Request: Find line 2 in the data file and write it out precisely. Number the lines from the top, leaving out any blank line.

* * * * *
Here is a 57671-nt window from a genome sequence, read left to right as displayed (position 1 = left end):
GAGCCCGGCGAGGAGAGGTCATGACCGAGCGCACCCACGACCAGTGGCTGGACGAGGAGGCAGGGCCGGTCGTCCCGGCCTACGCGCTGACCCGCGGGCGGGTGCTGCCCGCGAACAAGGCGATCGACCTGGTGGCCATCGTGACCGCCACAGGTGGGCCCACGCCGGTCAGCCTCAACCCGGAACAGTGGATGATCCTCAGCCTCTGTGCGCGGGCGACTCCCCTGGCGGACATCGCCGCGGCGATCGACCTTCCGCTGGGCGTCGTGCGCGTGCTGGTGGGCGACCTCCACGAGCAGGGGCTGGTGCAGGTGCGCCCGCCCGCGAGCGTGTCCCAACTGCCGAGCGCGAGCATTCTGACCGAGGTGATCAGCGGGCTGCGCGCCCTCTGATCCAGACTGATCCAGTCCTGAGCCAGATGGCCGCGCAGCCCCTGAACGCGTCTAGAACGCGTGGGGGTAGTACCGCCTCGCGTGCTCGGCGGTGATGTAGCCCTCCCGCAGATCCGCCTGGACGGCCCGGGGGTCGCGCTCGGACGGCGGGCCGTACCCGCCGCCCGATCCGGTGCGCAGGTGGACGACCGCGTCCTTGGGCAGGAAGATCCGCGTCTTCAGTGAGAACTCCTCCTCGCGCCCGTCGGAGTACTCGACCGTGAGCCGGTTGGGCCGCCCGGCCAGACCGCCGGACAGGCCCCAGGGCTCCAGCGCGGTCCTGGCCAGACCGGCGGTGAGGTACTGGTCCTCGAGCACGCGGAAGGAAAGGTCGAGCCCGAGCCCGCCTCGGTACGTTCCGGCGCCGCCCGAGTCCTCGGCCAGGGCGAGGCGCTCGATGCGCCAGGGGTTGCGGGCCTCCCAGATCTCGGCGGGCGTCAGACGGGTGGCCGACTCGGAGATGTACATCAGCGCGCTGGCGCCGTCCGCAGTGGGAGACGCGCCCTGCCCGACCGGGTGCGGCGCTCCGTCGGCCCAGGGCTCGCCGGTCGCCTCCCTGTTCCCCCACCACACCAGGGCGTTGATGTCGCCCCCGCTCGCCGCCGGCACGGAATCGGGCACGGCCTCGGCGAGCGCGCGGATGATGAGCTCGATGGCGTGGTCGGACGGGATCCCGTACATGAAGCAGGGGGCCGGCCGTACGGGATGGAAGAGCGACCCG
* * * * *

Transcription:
GAGCCCGGCGAGGAGAGGTCATGACCGAGCGCACCCACGACCAGTGGCTGGACGAGGAGGCAGGGCCGGTCGTCCCGGCCTACGCGCTGACCCGCGGGCGGGTGCTGCCCGCGAACAAGGCGATCGACCTGGTGGCCATCGTGACCGCCACAGGTGGGCCCACGCCGGTCAGCCTCAACCCGGAACAGTGGATGATCCTCAGCCTCTGTGCGCGGGCGACTCCCCTGGCGGACATCGCCGCGGCGATCGACCTTCCGCTGGGCGTCGTGCGCGTGCTGGTGGGCGACCTCCACGAGCAGGGGCTGGTGCAGGTGCGCCCGCCCGCGAGCGTGTCCCAACTGCCGAGCGCGAGCATTCTGACCGAGGTGATCAGCGGGCTGCGCGCCCTCTGATCCAGACTGATCCAGTCCTGAGCCAGATGGCCGCGCAGCCCCTGAACGCGTCTAGAACGCGTGGGGGTAGTACCGCCTCGCGTGCTCGGCGGTGATGTAGCCCTCCCGCAGATCCGCCTGGACGGCCCGGGGGTCGCGCTCGGACGGCGGGCCGTACCCGCCGCCCGATCCGGTGCGCAGGTGGACGACCGCGTCCTTGGGCAGGAAGATCCGCGTCTTCAGTGAGAACTCCTCCTCGCGCCCGTCGGAGTACTCGACCGTGAGCCGGTTGGGCCGCCCGGCCAGACCGCCGGACAGGCCCCAGGGCTCCAGCGCGGTCCTGGCCAGACCGGCGGTGAGGTACTGGTCCTCGAGCACGCGGAAGGAAAGGTCGAGCCCGAGCCCGCCTCGGTACGTTCCGGCGCCGCCCGAGTCCTCGGCCAGGGCGAGGCGCTCGATGCGCCAGGGGTTGCGGGCCTCCCAGATCTCGGCGGGCGTCAGACGGGTGGCCGACTCGGAGATGTACATCAGCGCGCTGGCGCCGTCCGCAGTGGGAGACGCGCCCTGCCCGACCGGGTGCGGCGCTCCGTCGGCCCAGGGCTCGCCGGTCGCCTCCCTGTTCCCCCACCACACCAGGGCGTTGATGTCGCCCCCGCTCGCCGCCGGCACGGAATCGGGCACGGCCTCGGCGAGCGCGCGGATGATGAGCTCGATGGCGTGGTCGGACGGGATCCCGTACATGAAGCAGGGGGCCGGCCGTACGGGATGGAAGAGCGACCCG